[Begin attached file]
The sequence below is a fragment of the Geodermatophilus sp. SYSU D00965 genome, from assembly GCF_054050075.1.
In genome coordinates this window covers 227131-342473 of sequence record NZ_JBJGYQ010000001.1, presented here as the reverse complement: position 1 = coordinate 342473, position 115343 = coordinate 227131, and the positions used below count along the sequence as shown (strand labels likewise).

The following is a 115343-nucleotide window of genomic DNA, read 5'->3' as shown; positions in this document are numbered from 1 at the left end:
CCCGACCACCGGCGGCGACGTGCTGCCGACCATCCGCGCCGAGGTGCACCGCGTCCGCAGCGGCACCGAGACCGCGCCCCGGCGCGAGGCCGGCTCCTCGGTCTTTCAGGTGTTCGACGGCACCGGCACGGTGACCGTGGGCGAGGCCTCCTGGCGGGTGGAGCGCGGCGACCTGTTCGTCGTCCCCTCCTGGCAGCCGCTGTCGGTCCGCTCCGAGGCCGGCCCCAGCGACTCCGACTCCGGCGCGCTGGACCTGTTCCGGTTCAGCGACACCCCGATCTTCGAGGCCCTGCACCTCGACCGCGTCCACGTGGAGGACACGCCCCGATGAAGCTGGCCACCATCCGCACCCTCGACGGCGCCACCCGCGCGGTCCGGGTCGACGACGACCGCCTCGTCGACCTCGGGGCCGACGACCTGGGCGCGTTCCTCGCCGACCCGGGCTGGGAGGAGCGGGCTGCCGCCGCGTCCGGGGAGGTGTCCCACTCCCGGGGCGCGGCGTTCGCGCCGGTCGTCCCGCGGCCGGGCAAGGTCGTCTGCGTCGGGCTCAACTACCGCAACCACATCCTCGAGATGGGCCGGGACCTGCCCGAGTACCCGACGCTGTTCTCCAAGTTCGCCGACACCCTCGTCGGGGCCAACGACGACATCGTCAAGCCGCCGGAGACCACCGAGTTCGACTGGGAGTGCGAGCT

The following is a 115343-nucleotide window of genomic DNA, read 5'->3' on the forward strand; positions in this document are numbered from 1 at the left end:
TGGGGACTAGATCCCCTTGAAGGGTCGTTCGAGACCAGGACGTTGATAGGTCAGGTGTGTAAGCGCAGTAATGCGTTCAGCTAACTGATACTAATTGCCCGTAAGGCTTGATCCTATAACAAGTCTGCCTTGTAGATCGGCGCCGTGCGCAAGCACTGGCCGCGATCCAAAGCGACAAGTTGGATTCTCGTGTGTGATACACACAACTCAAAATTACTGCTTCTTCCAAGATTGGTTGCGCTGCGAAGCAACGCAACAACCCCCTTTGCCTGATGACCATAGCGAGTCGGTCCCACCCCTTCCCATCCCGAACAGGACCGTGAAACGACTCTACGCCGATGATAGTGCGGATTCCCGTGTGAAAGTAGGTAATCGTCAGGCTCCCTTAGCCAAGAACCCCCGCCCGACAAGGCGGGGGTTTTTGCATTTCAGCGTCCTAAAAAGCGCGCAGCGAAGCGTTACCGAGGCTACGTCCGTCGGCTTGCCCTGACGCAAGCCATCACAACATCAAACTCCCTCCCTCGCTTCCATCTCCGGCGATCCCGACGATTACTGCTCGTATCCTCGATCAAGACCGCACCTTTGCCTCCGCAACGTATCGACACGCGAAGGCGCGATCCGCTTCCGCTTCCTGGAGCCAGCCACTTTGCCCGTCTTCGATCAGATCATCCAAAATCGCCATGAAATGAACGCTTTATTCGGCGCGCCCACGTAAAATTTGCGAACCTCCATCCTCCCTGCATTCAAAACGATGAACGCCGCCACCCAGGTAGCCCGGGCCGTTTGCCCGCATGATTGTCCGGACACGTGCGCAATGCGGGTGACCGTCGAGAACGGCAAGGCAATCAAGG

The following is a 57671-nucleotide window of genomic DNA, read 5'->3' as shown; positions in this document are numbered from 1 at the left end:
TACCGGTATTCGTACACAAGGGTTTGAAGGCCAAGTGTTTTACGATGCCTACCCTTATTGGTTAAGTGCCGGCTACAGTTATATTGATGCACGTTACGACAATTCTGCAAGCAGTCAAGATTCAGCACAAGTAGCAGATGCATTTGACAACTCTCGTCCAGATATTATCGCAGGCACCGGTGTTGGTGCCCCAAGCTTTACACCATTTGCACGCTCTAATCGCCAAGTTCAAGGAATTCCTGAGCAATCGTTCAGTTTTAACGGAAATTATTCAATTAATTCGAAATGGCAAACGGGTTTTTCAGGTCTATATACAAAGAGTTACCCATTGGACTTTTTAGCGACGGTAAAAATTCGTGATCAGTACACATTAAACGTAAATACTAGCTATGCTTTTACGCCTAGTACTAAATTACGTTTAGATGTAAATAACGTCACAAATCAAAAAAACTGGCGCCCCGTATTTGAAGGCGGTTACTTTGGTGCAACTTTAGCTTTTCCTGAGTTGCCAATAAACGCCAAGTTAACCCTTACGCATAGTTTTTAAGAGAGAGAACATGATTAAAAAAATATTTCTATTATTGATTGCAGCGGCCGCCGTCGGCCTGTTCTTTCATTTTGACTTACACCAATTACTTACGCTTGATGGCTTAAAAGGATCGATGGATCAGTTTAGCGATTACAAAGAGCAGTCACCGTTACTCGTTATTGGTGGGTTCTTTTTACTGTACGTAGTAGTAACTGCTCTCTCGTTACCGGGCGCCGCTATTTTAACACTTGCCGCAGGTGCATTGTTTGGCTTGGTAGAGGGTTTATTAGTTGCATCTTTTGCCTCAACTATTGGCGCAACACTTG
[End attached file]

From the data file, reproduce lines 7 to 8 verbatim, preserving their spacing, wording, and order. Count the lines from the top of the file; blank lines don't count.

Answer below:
The following is a 57671-nucleotide window of genomic DNA, read 5'->3' as shown; positions in this document are numbered from 1 at the left end:
TACCGGTATTCGTACACAAGGGTTTGAAGGCCAAGTGTTTTACGATGCCTACCCTTATTGGTTAAGTGCCGGCTACAGTTATATTGATGCACGTTACGACAATTCTGCAAGCAGTCAAGATTCAGCACAAGTAGCAGATGCATTTGACAACTCTCGTCCAGATATTATCGCAGGCACCGGTGTTGGTGCCCCAAGCTTTACACCATTTGCACGCTCTAATCGCCAAGTTCAAGGAATTCCTGAGCAATCGTTCAGTTTTAACGGAAATTATTCAATTAATTCGAAATGGCAAACGGGTTTTTCAGGTCTATATACAAAGAGTTACCCATTGGACTTTTTAGCGACGGTAAAAATTCGTGATCAGTACACATTAAACGTAAATACTAGCTATGCTTTTACGCCTAGTACTAAATTACGTTTAGATGTAAATAACGTCACAAATCAAAAAAACTGGCGCCCCGTATTTGAAGGCGGTTACTTTGGTGCAACTTTAGCTTTTCCTGAGTTGCCAATAAACGCCAAGTTAACCCTTACGCATAGTTTTTAAGAGAGAGAACATGATTAAAAAAATATTTCTATTATTGATTGCAGCGGCCGCCGTCGGCCTGTTCTTTCATTTTGACTTACACCAATTACTTACGCTTGATGGCTTAAAAGGATCGATGGATCAGTTTAGCGATTACAAAGAGCAGTCACCGTTACTCGTTATTGGTGGGTTCTTTTTACTGTACGTAGTAGTAACTGCTCTCTCGTTACCGGGCGCCGCTATTTTAACACTTGCCGCAGGTGCATTGTTTGGCTTGGTAGAGGGTTTATTAGTTGCATCTTTTGCCTCAACTATTGGCGCAACACTTG